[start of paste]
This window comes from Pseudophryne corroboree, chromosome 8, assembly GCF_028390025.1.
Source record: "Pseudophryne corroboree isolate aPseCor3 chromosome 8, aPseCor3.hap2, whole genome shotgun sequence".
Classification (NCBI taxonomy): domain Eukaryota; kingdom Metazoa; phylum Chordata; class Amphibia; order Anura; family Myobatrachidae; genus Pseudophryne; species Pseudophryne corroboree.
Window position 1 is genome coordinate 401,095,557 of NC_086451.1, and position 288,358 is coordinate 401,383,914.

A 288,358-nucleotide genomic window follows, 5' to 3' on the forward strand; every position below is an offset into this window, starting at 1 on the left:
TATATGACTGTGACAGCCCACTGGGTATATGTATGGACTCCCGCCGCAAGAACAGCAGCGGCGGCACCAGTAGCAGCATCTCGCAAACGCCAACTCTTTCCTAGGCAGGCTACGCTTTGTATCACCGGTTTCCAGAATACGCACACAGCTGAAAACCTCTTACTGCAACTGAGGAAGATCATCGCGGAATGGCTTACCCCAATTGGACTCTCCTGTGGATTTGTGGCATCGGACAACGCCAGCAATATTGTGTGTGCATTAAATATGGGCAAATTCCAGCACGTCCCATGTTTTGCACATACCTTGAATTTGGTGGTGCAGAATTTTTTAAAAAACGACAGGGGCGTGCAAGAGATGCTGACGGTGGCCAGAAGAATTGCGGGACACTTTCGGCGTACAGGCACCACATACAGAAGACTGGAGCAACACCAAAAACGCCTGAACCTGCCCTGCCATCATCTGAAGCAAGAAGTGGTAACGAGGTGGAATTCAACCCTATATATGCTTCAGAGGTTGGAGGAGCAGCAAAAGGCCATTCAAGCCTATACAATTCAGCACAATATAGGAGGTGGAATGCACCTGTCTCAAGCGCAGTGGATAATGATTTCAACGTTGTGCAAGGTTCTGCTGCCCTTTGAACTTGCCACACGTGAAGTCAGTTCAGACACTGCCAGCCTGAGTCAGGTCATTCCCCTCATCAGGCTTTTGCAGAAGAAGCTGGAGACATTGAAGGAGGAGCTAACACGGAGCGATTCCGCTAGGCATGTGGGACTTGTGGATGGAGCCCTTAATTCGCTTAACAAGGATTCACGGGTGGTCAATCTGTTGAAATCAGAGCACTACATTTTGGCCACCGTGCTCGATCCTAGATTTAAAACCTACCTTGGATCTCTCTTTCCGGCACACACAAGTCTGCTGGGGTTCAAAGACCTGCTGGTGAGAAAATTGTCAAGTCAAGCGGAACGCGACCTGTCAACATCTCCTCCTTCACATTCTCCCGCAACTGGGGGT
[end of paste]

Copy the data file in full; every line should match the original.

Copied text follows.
This window comes from Pseudophryne corroboree, chromosome 8, assembly GCF_028390025.1.
Source record: "Pseudophryne corroboree isolate aPseCor3 chromosome 8, aPseCor3.hap2, whole genome shotgun sequence".
Classification (NCBI taxonomy): domain Eukaryota; kingdom Metazoa; phylum Chordata; class Amphibia; order Anura; family Myobatrachidae; genus Pseudophryne; species Pseudophryne corroboree.
Window position 1 is genome coordinate 401,095,557 of NC_086451.1, and position 288,358 is coordinate 401,383,914.

A 288,358-nucleotide genomic window follows, 5' to 3' on the forward strand; every position below is an offset into this window, starting at 1 on the left:
TATATGACTGTGACAGCCCACTGGGTATATGTATGGACTCCCGCCGCAAGAACAGCAGCGGCGGCACCAGTAGCAGCATCTCGCAAACGCCAACTCTTTCCTAGGCAGGCTACGCTTTGTATCACCGGTTTCCAGAATACGCACACAGCTGAAAACCTCTTACTGCAACTGAGGAAGATCATCGCGGAATGGCTTACCCCAATTGGACTCTCCTGTGGATTTGTGGCATCGGACAACGCCAGCAATATTGTGTGTGCATTAAATATGGGCAAATTCCAGCACGTCCCATGTTTTGCACATACCTTGAATTTGGTGGTGCAGAATTTTTTAAAAAACGACAGGGGCGTGCAAGAGATGCTGACGGTGGCCAGAAGAATTGCGGGACACTTTCGGCGTACAGGCACCACATACAGAAGACTGGAGCAACACCAAAAACGCCTGAACCTGCCCTGCCATCATCTGAAGCAAGAAGTGGTAACGAGGTGGAATTCAACCCTATATATGCTTCAGAGGTTGGAGGAGCAGCAAAAGGCCATTCAAGCCTATACAATTCAGCACAATATAGGAGGTGGAATGCACCTGTCTCAAGCGCAGTGGATAATGATTTCAACGTTGTGCAAGGTTCTGCTGCCCTTTGAACTTGCCACACGTGAAGTCAGTTCAGACACTGCCAGCCTGAGTCAGGTCATTCCCCTCATCAGGCTTTTGCAGAAGAAGCTGGAGACATTGAAGGAGGAGCTAACACGGAGCGATTCCGCTAGGCATGTGGGACTTGTGGATGGAGCCCTTAATTCGCTTAACAAGGATTCACGGGTGGTCAATCTGTTGAAATCAGAGCACTACATTTTGGCCACCGTGCTCGATCCTAGATTTAAAACCTACCTTGGATCTCTCTTTCCGGCACACACAAGTCTGCTGGGGTTCAAAGACCTGCTGGTGAGAAAATTGTCAAGTCAAGCGGAACGCGACCTGTCAACATCTCCTCCTTCACATTCTCCCGCAACTGGGGGT